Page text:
Right now - across the South East, across the UK, and across Europe as a whole - thousands of business owners will be asking themselves the same questions.
Whether they are just getting started, or are well-established and looking to expand, they want to know: how can I get hold of the money I need? Do I go to my local bank for a loan? Do I try and find one wealthy investor prepared to back me? Do I think about entering the stock market and issuing shares? Do I try something new, like crowdfunding? And how do I know that I've considered all of the options before I pick the one that is best for me?
At the same time, the people with the money - the banks, the investment managers, the pension funds and anyone with savings - are asking themselves a similar set of questions. Where is it best to invest my money? Should I invest in something risky but with a high pay-off if I get it right? Should I opt for something longer-term and safer? Do I want to go with a well-established business looking to grow, or take a chance on that exciting start-up and hope it becomes the new Facebook? And how do I know I'm definitely making the best choice?
Last week, the EU published a set of proposals that aimed to tackle this key challenge: making sure the people who have money to invest are able to give it to the businesses that need it in the most efficient way, so those businesses can grow, hire new staff and help boost the whole economy. It sounds like a simple enough aim, but it's proved to be very difficult over the years.
So how do the new EU proposals - the 'Capital Markets Union Action Plan' - intend to meet this challenge?
Firstly, as with anything complicated and intractable, the European Commission rightly acknowledges that there will be no 'silver bullet'. We will not be able to wave a magic wand and suddenly make sure that every business in Europe has the money it needs to grow and take on new workers. So the Action Plan contains a list of different actions which, taken together and done well, really could make a major difference to the way we do business in the UK and across Europe.
There are some good proposals in there. The Commission wants to make it easier for investors to spend money on infrastructure - on housing, roads and railways - which is something the Labour party has been championing for years. They want to find a single, simple way for businesses to provide information about themselves so that it is as easy as possible for investors to spot the opportunity that is right for them. They want to simplify the process for issuing shares, so that fewer companies have to take on more debt through bank loans. And they want to break down national barriers - so that if a Polish venture capitalist wants to invest in a Portuguese start-up, there is nothing to stop her.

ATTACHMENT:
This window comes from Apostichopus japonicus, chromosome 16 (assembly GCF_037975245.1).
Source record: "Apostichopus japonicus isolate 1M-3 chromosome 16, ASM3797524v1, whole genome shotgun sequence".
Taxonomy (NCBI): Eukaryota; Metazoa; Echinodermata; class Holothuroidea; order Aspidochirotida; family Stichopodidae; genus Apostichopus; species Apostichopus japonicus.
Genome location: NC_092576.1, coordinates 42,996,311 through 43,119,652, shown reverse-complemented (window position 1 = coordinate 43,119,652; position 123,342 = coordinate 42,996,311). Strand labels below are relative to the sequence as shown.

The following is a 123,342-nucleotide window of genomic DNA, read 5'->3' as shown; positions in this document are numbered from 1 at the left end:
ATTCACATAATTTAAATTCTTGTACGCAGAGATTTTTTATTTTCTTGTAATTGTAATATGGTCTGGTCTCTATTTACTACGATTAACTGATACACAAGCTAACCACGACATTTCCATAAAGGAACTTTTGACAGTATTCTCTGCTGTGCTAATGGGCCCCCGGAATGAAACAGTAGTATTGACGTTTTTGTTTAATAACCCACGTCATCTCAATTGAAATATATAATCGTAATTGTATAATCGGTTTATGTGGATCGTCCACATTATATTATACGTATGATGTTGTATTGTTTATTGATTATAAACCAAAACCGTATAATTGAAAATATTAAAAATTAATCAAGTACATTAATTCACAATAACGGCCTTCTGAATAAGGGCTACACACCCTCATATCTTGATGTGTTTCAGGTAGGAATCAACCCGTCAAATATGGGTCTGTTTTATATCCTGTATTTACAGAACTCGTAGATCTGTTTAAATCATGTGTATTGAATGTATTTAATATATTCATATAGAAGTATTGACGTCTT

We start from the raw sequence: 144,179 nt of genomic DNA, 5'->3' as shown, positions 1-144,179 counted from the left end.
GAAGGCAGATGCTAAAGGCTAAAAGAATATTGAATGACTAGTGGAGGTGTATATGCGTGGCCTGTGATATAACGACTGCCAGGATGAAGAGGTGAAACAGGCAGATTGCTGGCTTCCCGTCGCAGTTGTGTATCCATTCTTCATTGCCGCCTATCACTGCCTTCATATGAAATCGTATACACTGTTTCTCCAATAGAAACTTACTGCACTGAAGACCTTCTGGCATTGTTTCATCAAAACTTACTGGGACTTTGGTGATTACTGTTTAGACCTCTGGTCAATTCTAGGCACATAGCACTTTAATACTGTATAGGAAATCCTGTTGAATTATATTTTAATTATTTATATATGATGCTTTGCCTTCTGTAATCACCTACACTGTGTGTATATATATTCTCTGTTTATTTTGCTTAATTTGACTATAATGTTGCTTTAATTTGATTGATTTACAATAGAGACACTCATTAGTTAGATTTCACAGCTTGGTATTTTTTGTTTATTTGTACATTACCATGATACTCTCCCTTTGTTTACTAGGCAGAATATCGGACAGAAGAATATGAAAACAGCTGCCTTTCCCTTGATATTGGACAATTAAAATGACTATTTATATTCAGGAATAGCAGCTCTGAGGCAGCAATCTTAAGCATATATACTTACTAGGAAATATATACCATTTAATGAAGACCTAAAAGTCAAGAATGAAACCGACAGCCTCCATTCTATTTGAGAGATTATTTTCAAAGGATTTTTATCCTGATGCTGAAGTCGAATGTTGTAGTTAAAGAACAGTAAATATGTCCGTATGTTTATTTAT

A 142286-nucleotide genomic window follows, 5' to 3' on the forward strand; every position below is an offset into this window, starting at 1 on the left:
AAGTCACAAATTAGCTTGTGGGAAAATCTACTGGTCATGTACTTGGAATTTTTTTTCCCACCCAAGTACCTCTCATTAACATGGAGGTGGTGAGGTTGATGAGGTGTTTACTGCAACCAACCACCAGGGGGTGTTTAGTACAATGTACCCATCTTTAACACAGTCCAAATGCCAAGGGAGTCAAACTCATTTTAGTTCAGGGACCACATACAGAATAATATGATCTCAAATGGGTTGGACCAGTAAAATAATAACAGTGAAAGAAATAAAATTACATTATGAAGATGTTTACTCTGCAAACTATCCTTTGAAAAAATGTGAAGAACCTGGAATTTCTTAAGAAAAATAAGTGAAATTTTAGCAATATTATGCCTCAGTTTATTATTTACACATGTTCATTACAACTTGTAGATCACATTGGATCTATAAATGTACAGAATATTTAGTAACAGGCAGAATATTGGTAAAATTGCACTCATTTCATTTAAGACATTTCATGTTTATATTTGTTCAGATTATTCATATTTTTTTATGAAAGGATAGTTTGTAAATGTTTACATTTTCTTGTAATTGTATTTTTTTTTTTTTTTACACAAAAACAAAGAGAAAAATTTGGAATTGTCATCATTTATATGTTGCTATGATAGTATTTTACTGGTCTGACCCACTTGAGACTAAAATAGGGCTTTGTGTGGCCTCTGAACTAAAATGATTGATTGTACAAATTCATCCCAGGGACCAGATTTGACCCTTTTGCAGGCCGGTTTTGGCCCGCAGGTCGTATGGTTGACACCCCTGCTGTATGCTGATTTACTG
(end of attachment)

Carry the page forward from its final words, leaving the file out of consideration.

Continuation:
This is all positive stuff, and should be welcomed. But inevitably there are also some areas where the European Commission should be cautious. Not every small business is going to want to use newfangled ways of getting the money they need. For many, a bank loan will still be the best thing for them - and they shouldn't have to jump through any extra hoops to get funding.
Added to that, one of the Commission's key proposals is to make it easier for banks to package up loans that they have already made, and sell them on as "securities" to new investors. There is an upside to this - it frees up the banks to make new loans to new businesses. But there is a major downside too - it was precisely this kind of packaging up of old loans, applied to dodgy American mortgages, which led to the financial crisis in the first place. The Commission should tread very carefully here.
Most of all, the European Commission should be wary of those people who will use this new Action Plan as an opportunity to argue in favour of deregulation. There are those who will want a return to what they see as the glory days of the 1990s and early 2000s, when light-touch rules allowed big investment banks and hedge funds to do pretty much whatever they wanted. We've seen what happens in those circumstances. We are not going back there.
I think there is huge potential in what the Commission put forward last week. Within the European Parliament, I will be supporting the Commission in its admirable aim of getting more money to more businesses. But I will be a critical friend. For me, every proposal in the Action Plan needs to meet three tests: it must promote growth and jobs; it must preserve financial stability; and it must protect consumers. Get any one of those wrong, and the Plan will fail before it has even started. Get all three right, and the effect could be transformational.